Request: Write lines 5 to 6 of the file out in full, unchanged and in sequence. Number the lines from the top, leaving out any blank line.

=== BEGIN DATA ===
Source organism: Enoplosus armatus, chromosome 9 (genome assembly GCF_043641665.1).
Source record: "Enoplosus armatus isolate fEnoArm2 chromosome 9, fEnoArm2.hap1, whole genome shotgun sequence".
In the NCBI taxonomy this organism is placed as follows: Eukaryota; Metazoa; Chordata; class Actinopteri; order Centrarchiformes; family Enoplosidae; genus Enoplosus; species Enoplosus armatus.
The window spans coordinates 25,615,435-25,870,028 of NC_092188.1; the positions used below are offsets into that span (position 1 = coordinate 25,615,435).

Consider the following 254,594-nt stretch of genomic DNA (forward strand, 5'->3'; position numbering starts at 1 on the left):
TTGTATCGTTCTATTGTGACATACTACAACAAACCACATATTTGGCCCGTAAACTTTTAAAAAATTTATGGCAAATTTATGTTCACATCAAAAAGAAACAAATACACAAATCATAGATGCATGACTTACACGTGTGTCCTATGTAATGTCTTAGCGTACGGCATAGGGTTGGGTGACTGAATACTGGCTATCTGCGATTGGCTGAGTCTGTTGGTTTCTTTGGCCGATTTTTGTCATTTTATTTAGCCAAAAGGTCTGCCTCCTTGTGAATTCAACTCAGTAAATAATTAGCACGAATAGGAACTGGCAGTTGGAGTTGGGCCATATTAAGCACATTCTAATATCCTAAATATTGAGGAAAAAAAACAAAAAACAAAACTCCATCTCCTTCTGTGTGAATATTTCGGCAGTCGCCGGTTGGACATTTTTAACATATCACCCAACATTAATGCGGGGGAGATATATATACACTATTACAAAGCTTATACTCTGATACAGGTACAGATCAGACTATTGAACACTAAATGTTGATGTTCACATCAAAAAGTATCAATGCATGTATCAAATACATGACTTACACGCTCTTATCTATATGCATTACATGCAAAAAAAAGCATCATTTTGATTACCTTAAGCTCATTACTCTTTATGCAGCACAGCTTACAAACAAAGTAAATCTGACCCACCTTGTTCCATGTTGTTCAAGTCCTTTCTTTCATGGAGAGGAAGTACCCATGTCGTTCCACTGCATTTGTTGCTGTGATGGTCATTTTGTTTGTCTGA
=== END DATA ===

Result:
Consider the following 254,594-nt stretch of genomic DNA (forward strand, 5'->3'; position numbering starts at 1 on the left):
TTGTATCGTTCTATTGTGACATACTACAACAAACCACATATTTGGCCCGTAAACTTTTAAAAAATTTATGGCAAATTTATGTTCACATCAAAAAGAAACAAATACACAAATCATAGATGCATGACTTACACGTGTGTCCTATGTAATGTCTTAGCGTACGGCATAGGGTTGGGTGACTGAATACTGGCTATCTGCGATTGGCTGAGTCTGTTGGTTTCTTTGGCCGATTTTTGTCATTTTATTTAGCCAAAAGGTCTGCCTCCTTGTGAATTCAACTCAGTAAATAATTAGCACGAATAGGAACTGGCAGTTGGAGTTGGGCCATATTAAGCACATTCTAATATCCTAAATATTGAGGAAAAAAAACAAAAAACAAAACTCCATCTCCTTCTGTGTGAATATTTCGGCAGTCGCCGGTTGGACATTTTTAACATATCACCCAACATTAATGCGGGGGAGATATATATACACTATTACAAAGCTTATACTCTGATACAGGTACAGATCAGACTATTGAACACTAAATGTTGATGTTCACATCAAAAAGTATCAATGCATGTATCAAATACATGACTTACACGCTCTTATCTATATGCATTACATGCAAAAAAAAGCATCATTTTGATTACCTTAAGCTCATTACTCTTTATGCAGCACAGCTTACAAACAAAGTAAATCTGACCCACCTTGTTCCATGTTGTTCAAGTCCTTTCTTTCATGGAGAGGAAGTACCCATGTCGTTCCACTGCATTTGTTGCTGTGATGGTCATTTTGTTTGTCTGA